Rembrandt, Artist in His Studio. c. 1628. Boston MFA
Gerrit Dou, Artist in His Studio. c. 1630. Priv. coll.
1.2.2017 / Rembrandt's Artist in His Studio and the Invention of Interiority
Art Hysteria will often be about the ancestors of modern art, notably Goya. Today's post is on another of Modernism's great predecessors, Rembrandt, and his Artist in His Studio of 1628. Rembrandt is just 21 or 22 years old when he paints this picture; but he is already Rembrandt.
There's a reason we have exhibitions called the Age of Rembrandt; whereas the Age of Dou, not so much.
I've written before on the parallels between Shakespeare's innovation of interiority/self-reflective consciousness in literature - for more on that see Harold Bloom and his book “The Invention of the Human” - and, a generation after Shakespeare, Rembrandt's effective invention of much the same in painting. As with Shakespeare on the stage, Rembrandt innovates what i'd call the visual representation of individuated psychological interiority.
The thesis, in a nutshell, is that Rembrandt develops the impression of psychological interiority in his representations of people; a sense of actual individual human beings reflecting on their condition, notably in his self-portraits; and it is this quality above all others that makes Rembrandt seem so “modern;” so enduringly pertinent. That interiority certainly sets Rembrandt apart from his greatest and most immediate forebearers - lookin' at you, Caravaggio - and for that matter, even from his contemporaries - like, say, Gerit Dou (7 April 1613 – 9 February 1675).
Actually, Gerit Dou was younger than Rembrandt (15 July, 1606 – 4 October, 1669). Not only that: Dou was Rembrandt's student, one of his most promising. However, Dou, literally nose-to-nose with what Rembrandt is doing, nonetheless fails to grasp his master's core achievement, the heart of Rembrandt's revolution. To see what I mean, let's take a look at Rembrandt's Artist in His Studio, in Boston, and Gerit Dou's treatment of same, done very shortly after Rembrandt's.
It may not surprise you that this is not the first time that a comparison has been made between these two paintings. Here's one (National Gallery of Art, on the occasion of a Dou exhibit):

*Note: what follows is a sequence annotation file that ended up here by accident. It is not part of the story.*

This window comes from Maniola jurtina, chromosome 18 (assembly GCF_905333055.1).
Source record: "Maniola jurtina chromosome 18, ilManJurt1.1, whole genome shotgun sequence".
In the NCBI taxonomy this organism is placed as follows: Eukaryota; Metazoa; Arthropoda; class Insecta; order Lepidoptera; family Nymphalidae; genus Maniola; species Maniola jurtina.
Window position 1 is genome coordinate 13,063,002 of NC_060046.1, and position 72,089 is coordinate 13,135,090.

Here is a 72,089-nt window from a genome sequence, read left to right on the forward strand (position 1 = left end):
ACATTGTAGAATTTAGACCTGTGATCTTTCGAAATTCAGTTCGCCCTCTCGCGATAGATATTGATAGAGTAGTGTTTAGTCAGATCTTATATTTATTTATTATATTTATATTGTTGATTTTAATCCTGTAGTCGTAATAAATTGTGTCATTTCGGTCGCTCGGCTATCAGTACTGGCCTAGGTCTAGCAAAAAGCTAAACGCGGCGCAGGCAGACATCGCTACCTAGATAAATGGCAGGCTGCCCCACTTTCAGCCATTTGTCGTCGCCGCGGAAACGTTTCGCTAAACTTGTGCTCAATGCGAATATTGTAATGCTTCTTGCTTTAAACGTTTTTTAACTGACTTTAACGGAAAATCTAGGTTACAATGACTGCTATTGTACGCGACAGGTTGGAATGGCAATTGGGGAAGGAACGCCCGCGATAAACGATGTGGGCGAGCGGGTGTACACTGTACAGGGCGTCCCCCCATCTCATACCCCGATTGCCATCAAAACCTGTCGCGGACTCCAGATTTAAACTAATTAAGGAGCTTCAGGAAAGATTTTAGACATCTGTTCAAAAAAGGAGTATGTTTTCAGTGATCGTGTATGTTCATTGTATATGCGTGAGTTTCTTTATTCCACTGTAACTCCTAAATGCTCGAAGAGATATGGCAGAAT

“The monochromatic palette enlivened by a swath of greenish blue, the unmodulated application of paint, and the strong chiaroscuro are common to both paintings. Dou's artist, like Rembrandt's, holds palette and brushes, while the easel faces away from the viewer. Neither Dou nor Rembrandt depicts a particular individual but offers a generic representation of "The Painter."
So - actually no, these pictures don't present two interchangeable versions of a “generic painter.” Quite the contrary. The many obvious formal similarities aside, these are fundamentally different works.
Dou's picture is a (proud) declaration of professional status, and an indexical - not to say fussy - representation of his trade. Gerit Dou is a talented and assiduous technician; he is obsessed with getting the details, the surfaces, the shadows, just right. Dou could spend several days painting a hand; his detailing was so meticulous, he had to make his own superfine brushes - not that there's anything inherently wrong with that.
However - paradoxically you might say - there's nothing in the picture about that vaunted process of his; the painting is, rather, pretty much all about status. In fact, Dou positions the canvas not only out of sight, but behind him – for him, what is, or isn't on the easel, is not the main event.
By contrast, Rembrandt's painting, while not strictly a self-portrait either, is precisely that - a self-portrait. It is, in fact, radical self-portraiture, for its time. it is Rembrandt trying to paint a picture not of what he looks like, but what is on his mind.
His Artist in His Studio is neither professional boast, nor an archiving of plaster busts and mandolins. Rembrandt's painting, is, rather, a meditation - deep and clear - on creativity. It's the artist when he is about to address the blank canvas. It's decision time. It's pencil and brush on the canvas time. There's nothing visible except the essentials – the space; the light; the easel, bearing a spatially dominant, looming canvas; the palette, the brushes, essential tools; just that, and just the artist, in a moment of contemplation and imminent action.
Look at the close-up – the artist's eyes - and the interplay, the crucial visual vector established, between the artist in the background, stage left, and the easel and canvas in the foreground, stage right.
This compositional and psychological vector is the heart of the picture, and the source of much of its considerable power. Just those two black dabs for eyes - fulcrums of tentativeness and indecision, resolution and determination, hope and apprehension – manage to say, and mean, more than all the finery and the finely painted passages in all of Gerit Dou's considerable oeuvre.